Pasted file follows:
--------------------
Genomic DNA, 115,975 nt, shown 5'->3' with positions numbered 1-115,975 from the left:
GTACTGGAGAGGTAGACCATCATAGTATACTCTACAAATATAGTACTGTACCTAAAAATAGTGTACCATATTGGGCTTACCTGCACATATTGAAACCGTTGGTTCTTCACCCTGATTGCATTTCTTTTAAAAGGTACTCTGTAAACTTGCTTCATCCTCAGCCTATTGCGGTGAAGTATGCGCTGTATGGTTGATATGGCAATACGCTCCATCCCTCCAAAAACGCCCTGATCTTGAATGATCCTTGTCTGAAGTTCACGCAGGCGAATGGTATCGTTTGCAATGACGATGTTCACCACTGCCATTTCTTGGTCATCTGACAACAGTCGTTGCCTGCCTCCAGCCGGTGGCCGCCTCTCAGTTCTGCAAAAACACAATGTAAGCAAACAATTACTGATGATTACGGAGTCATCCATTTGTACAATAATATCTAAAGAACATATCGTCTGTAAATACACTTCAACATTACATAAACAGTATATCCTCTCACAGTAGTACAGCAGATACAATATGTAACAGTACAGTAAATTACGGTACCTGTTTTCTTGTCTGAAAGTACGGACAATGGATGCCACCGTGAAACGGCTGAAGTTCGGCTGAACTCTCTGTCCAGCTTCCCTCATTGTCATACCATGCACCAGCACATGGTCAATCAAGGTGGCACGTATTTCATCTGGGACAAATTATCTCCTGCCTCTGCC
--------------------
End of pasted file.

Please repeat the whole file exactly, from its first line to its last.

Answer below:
Genomic DNA, 115,975 nt, shown 5'->3' with positions numbered 1-115,975 from the left:
GTACTGGAGAGGTAGACCATCATAGTATACTCTACAAATATAGTACTGTACCTAAAAATAGTGTACCATATTGGGCTTACCTGCACATATTGAAACCGTTGGTTCTTCACCCTGATTGCATTTCTTTTAAAAGGTACTCTGTAAACTTGCTTCATCCTCAGCCTATTGCGGTGAAGTATGCGCTGTATGGTTGATATGGCAATACGCTCCATCCCTCCAAAAACGCCCTGATCTTGAATGATCCTTGTCTGAAGTTCACGCAGGCGAATGGTATCGTTTGCAATGACGATGTTCACCACTGCCATTTCTTGGTCATCTGACAACAGTCGTTGCCTGCCTCCAGCCGGTGGCCGCCTCTCAGTTCTGCAAAAACACAATGTAAGCAAACAATTACTGATGATTACGGAGTCATCCATTTGTACAATAATATCTAAAGAACATATCGTCTGTAAATACACTTCAACATTACATAAACAGTATATCCTCTCACAGTAGTACAGCAGATACAATATGTAACAGTACAGTAAATTACGGTACCTGTTTTCTTGTCTGAAAGTACGGACAATGGATGCCACCGTGAAACGGCTGAAGTTCGGCTGAACTCTCTGTCCAGCTTCCCTCATTGTCATACCATGCACCAGCACATGGTCAATCAAGGTGGCACGTATTTCATCTGGGACAAATTATCTCCTGCCTCTGCC